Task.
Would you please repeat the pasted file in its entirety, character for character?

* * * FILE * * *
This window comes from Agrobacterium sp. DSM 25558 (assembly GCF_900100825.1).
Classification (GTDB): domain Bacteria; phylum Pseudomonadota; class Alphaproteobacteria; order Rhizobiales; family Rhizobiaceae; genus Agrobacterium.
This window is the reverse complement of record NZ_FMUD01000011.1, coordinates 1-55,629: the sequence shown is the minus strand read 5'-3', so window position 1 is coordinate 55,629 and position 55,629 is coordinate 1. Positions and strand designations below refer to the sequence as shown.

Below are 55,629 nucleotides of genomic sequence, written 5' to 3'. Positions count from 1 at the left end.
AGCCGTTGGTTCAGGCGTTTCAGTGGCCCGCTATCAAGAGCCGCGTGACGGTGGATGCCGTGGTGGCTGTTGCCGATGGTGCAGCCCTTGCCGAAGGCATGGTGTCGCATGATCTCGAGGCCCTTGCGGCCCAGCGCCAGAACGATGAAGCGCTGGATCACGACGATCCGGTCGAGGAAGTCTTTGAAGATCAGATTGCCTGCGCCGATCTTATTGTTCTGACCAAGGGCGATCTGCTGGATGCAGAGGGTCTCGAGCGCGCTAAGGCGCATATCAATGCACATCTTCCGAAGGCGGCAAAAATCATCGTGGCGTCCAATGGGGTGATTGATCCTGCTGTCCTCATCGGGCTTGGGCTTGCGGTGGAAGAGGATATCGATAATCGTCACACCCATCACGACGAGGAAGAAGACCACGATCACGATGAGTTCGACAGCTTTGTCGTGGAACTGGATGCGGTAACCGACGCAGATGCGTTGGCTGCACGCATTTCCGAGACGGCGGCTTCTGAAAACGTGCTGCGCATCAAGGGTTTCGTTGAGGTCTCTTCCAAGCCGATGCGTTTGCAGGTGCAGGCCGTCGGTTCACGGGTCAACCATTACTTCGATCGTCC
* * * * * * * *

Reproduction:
This window comes from Agrobacterium sp. DSM 25558 (assembly GCF_900100825.1).
Classification (GTDB): domain Bacteria; phylum Pseudomonadota; class Alphaproteobacteria; order Rhizobiales; family Rhizobiaceae; genus Agrobacterium.
This window is the reverse complement of record NZ_FMUD01000011.1, coordinates 1-55,629: the sequence shown is the minus strand read 5'-3', so window position 1 is coordinate 55,629 and position 55,629 is coordinate 1. Positions and strand designations below refer to the sequence as shown.

Below are 55,629 nucleotides of genomic sequence, written 5' to 3'. Positions count from 1 at the left end.
AGCCGTTGGTTCAGGCGTTTCAGTGGCCCGCTATCAAGAGCCGCGTGACGGTGGATGCCGTGGTGGCTGTTGCCGATGGTGCAGCCCTTGCCGAAGGCATGGTGTCGCATGATCTCGAGGCCCTTGCGGCCCAGCGCCAGAACGATGAAGCGCTGGATCACGACGATCCGGTCGAGGAAGTCTTTGAAGATCAGATTGCCTGCGCCGATCTTATTGTTCTGACCAAGGGCGATCTGCTGGATGCAGAGGGTCTCGAGCGCGCTAAGGCGCATATCAATGCACATCTTCCGAAGGCGGCAAAAATCATCGTGGCGTCCAATGGGGTGATTGATCCTGCTGTCCTCATCGGGCTTGGGCTTGCGGTGGAAGAGGATATCGATAATCGTCACACCCATCACGACGAGGAAGAAGACCACGATCACGATGAGTTCGACAGCTTTGTCGTGGAACTGGATGCGGTAACCGACGCAGATGCGTTGGCTGCACGCATTTCCGAGACGGCGGCTTCTGAAAACGTGCTGCGCATCAAGGGTTTCGTTGAGGTCTCTTCCAAGCCGATGCGTTTGCAGGTGCAGGCCGTCGGTTCACGGGTCAACCATTACTTCGATCGTCC